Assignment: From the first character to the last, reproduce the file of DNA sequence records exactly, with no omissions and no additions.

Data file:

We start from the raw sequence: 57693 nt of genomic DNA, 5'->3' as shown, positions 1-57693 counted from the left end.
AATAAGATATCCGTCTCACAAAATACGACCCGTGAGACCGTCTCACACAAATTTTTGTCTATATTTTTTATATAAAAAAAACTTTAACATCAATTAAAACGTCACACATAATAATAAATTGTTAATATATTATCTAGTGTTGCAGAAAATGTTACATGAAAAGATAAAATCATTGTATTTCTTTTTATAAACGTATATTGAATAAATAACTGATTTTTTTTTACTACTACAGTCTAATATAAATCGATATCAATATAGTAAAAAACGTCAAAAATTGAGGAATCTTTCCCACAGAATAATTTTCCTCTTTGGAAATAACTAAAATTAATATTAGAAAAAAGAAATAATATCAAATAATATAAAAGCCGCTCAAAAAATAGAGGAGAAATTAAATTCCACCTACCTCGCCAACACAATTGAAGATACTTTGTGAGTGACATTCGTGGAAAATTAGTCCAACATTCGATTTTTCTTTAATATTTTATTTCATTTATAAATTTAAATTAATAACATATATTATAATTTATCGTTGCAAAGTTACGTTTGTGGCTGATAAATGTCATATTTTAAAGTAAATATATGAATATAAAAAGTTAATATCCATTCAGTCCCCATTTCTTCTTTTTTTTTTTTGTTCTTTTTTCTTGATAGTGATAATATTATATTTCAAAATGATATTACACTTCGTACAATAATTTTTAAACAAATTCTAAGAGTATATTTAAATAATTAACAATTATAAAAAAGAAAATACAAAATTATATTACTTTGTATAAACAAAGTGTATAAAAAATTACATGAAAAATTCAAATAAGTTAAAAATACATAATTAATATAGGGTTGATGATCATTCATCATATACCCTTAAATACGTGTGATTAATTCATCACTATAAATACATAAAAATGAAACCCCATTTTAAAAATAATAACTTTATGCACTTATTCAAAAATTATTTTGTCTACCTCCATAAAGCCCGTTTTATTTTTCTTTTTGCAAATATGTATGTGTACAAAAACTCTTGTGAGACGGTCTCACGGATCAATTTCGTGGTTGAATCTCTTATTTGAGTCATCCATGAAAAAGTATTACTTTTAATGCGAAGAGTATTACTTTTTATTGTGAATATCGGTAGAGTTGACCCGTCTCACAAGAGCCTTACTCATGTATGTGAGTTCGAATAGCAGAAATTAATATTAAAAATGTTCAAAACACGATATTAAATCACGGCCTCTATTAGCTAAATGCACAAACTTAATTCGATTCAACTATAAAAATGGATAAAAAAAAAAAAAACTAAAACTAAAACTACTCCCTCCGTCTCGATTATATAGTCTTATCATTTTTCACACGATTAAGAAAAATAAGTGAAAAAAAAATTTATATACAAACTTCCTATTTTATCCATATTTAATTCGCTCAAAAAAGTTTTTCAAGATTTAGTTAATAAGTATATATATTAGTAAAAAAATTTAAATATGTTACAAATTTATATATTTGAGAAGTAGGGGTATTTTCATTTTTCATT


We start from the raw sequence: 57693 nt of genomic DNA, 5'->3' as shown, positions 1-57693 counted from the left end.
AATAAGATATCCGTCTCACAAAATACGACCCGTGAGACCGTCTCACACAAATTTTTGTCTATATTTTTTATATAAAAAAAACTTTAACATCAATTAAAACGTCACACATAATAATAAATTGTTAATATATTATCTAGTGTTGCAGAAAATGTTACATGAAAAGATAAAATCATTGTATTTCTTTTTATAAACGTATATTGAATAAATAACTGATTTTTTTTTACTACTACAGTCTAATATAAATCGATATCAATATAGTAAAAAACGTCAAAAATTGAGGAATCTTTCCCACAGAATAATTTTCCTCTTTGGAAATAACTAAAATTAATATTAGAAAAAAGAAATAATATCAAATAATATAAAAGCCGCTCAAAAAATAGAGGAGAAATTAAATTCCACCTACCTCGCCAACACAATTGAAGATACTTTGTGAGTGACATTCGTGGAAAATTAGTCCAACATTCGATTTTTCTTTAATATTTTATTTCATTTATAAATTTAAATTAATAACATATATTATAATTTATCGTTGCAAAGTTACGTTTGTGGCTGATAAATGTCATATTTTAAAGTAAATATATGAATATAAAAAGTTAATATCCATTCAGTCCCCATTTCTTCTTTTTTTTTTTTGTTCTTTTTTCTTGATAGTGATAATATTATATTTCAAAATGATATTACACTTCGTACAATAATTTTTAAACAAATTCTAAGAGTATATTTAAATAATTAACAATTATAAAAAAGAAAATACAAAATTATATTACTTTGTATAAACAAAGTGTATAAAAAATTACATGAAAAATTCAAATAAGTTAAAAATACATAATTAATATAGGGTTGATGATCATTCATCATATACCCTTAAATACGTGTGATTAATTCATCACTATAAATACATAAAAATGAAACCCCATTTTAAAAATAATAACTTTATGCACTTATTCAAAAATTATTTTGTCTACCTCCATAAAGCCCGTTTTATTTTTCTTTTTGCAAATATGTATGTGTACAAAAACTCTTGTGAGACGGTCTCACGGATCAATTTCGTGGTTGAATCTCTTATTTGAGTCATCCATGAAAAAGTATTACTTTTAATGCGAAGAGTATTACTTTTTATTGTGAATATCGGTAGAGTTGACCCGTCTCACAAGAGCCTTACTCATGTATGTGAGTTCGAATAGCAGAAATTAATATTAAAAATGTTCAAAACACGATATTAAATCACGGCCTCTATTAGCTAAATGCACAAACTTAATTCGATTCAACTATAAAAATGGATAAAAAAAAAAAAAACTAAAACTAAAACTACTCCCTCCGTCTCGATTATATAGTCTTATCATTTTTCACACGATTAAGAAAAATAAGTGAAAAAAAAATTTATATACAAACTTCCTATTTTATCCATATTTAATTCGCTCAAAAAAGTTTTTCAAGATTTAGTTAATAAGTATATATATTAGTAAAAAAATTTAAATATGTTACAAATTTATATATTTGAGAAGTAGGGGTATTTTCATTTTTCATT